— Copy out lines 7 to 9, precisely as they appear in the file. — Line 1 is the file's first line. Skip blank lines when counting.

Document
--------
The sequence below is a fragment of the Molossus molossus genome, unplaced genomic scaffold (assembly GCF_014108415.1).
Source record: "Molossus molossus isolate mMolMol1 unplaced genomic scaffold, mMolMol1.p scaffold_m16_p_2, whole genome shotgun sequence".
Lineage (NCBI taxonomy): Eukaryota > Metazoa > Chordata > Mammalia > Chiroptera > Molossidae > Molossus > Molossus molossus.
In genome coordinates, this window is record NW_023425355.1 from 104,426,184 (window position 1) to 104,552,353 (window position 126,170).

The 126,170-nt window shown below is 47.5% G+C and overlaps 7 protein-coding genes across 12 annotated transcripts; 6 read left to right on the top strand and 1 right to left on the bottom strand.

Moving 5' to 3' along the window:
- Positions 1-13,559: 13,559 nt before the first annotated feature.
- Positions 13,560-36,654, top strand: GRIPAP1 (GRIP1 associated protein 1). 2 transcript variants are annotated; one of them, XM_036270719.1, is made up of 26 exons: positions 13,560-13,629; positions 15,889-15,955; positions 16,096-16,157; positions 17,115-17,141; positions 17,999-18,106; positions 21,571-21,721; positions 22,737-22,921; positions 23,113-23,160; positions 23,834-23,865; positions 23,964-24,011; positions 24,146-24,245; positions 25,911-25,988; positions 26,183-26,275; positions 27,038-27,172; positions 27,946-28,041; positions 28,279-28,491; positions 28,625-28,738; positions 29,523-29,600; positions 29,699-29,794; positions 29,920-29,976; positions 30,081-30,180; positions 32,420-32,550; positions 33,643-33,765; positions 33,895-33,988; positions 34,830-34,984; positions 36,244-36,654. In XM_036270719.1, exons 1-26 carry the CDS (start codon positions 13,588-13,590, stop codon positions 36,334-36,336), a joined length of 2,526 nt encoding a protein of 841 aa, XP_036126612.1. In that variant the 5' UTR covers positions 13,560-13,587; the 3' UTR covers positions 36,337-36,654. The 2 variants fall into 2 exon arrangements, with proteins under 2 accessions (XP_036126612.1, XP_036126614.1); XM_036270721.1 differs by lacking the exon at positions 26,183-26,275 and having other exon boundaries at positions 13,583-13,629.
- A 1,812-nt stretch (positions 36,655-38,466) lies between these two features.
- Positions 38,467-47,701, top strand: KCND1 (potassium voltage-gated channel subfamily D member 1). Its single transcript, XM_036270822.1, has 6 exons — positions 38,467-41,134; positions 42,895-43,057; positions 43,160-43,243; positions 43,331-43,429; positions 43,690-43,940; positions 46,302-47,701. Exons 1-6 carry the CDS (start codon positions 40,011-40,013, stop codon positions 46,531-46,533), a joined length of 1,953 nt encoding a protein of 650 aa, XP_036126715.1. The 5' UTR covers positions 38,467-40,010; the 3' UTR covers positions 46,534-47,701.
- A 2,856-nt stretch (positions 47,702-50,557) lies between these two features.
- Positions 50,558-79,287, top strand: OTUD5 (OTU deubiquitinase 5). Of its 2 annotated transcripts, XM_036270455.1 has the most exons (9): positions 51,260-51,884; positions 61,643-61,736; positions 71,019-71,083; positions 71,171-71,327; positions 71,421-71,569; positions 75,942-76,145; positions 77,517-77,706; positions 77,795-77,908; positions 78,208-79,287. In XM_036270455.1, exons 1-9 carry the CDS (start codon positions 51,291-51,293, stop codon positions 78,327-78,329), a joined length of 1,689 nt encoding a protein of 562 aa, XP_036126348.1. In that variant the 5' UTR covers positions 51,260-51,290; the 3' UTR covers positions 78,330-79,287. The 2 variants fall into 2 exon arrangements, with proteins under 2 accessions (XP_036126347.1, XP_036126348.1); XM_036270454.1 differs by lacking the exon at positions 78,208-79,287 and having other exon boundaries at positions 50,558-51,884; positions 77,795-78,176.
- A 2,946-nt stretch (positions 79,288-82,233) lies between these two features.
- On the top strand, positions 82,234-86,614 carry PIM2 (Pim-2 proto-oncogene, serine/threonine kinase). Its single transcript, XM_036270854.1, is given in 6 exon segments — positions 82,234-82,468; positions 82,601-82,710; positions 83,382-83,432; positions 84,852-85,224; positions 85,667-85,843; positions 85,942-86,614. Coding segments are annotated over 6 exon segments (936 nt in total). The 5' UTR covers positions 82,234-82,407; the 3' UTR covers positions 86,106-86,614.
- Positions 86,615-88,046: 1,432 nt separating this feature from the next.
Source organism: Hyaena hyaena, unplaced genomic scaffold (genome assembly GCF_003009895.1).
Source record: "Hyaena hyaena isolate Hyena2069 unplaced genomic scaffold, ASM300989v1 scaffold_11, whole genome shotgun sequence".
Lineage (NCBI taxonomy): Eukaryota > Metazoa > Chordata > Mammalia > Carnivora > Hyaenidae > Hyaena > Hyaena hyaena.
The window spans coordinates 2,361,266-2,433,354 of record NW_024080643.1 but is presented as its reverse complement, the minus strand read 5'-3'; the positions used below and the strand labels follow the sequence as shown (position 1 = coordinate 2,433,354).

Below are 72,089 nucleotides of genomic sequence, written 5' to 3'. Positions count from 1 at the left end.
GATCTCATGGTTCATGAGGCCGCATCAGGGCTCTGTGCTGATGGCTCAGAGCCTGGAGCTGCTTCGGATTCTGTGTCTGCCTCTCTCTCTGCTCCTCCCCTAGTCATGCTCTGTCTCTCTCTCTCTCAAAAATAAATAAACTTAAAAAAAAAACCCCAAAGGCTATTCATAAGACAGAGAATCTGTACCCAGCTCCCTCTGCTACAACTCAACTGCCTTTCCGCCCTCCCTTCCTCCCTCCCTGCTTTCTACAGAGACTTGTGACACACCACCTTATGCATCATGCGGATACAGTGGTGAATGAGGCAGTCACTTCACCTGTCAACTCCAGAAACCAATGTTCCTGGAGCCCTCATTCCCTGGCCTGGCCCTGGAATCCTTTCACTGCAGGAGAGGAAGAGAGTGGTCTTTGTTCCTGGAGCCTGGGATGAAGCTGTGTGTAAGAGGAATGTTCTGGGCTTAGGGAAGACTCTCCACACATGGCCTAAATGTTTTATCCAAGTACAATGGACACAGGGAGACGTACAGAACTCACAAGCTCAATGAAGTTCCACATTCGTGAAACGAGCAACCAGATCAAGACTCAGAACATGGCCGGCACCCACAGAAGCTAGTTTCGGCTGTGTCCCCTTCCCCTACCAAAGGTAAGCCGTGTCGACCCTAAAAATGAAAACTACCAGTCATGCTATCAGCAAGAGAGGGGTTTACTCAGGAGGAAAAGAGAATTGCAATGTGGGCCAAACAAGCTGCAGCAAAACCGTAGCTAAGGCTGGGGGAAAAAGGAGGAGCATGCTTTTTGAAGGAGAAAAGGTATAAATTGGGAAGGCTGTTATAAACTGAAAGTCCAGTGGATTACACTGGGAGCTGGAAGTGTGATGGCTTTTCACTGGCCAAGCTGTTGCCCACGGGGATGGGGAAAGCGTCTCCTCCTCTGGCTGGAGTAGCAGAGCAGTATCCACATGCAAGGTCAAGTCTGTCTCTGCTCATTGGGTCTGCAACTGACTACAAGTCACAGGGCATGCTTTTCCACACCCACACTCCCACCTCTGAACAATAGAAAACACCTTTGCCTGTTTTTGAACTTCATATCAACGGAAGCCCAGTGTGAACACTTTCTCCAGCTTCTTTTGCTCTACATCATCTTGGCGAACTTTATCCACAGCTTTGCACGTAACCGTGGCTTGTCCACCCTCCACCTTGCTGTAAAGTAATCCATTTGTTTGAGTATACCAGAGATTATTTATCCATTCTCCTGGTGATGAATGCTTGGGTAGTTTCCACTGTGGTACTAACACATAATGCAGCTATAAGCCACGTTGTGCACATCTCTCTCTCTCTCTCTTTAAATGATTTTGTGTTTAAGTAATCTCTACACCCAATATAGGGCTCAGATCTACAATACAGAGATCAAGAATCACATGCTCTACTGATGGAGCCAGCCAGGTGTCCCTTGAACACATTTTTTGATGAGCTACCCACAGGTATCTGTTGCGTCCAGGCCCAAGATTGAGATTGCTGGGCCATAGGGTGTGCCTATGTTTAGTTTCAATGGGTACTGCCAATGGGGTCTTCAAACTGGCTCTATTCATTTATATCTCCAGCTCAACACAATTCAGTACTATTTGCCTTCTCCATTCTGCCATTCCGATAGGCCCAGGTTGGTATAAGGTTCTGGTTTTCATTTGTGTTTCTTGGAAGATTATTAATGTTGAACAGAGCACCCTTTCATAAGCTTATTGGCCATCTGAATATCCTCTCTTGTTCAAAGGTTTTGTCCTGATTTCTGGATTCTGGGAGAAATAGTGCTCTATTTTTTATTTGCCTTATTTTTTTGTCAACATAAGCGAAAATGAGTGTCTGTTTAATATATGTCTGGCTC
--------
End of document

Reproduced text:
- Positions 1-13,559: 13,559 nt before the first annotated feature.
- Positions 13,560-36,654, top strand: GRIPAP1 (GRIP1 associated protein 1). 2 transcript variants are annotated; one of them, XM_036270719.1, is made up of 26 exons: positions 13,560-13,629; positions 15,889-15,955; positions 16,096-16,157; positions 17,115-17,141; positions 17,999-18,106; positions 21,571-21,721; positions 22,737-22,921; positions 23,113-23,160; positions 23,834-23,865; positions 23,964-24,011; positions 24,146-24,245; positions 25,911-25,988; positions 26,183-26,275; positions 27,038-27,172; positions 27,946-28,041; positions 28,279-28,491; positions 28,625-28,738; positions 29,523-29,600; positions 29,699-29,794; positions 29,920-29,976; positions 30,081-30,180; positions 32,420-32,550; positions 33,643-33,765; positions 33,895-33,988; positions 34,830-34,984; positions 36,244-36,654. In XM_036270719.1, exons 1-26 carry the CDS (start codon positions 13,588-13,590, stop codon positions 36,334-36,336), a joined length of 2,526 nt encoding a protein of 841 aa, XP_036126612.1. In that variant the 5' UTR covers positions 13,560-13,587; the 3' UTR covers positions 36,337-36,654. The 2 variants fall into 2 exon arrangements, with proteins under 2 accessions (XP_036126612.1, XP_036126614.1); XM_036270721.1 differs by lacking the exon at positions 26,183-26,275 and having other exon boundaries at positions 13,583-13,629.
- A 1,812-nt stretch (positions 36,655-38,466) lies between these two features.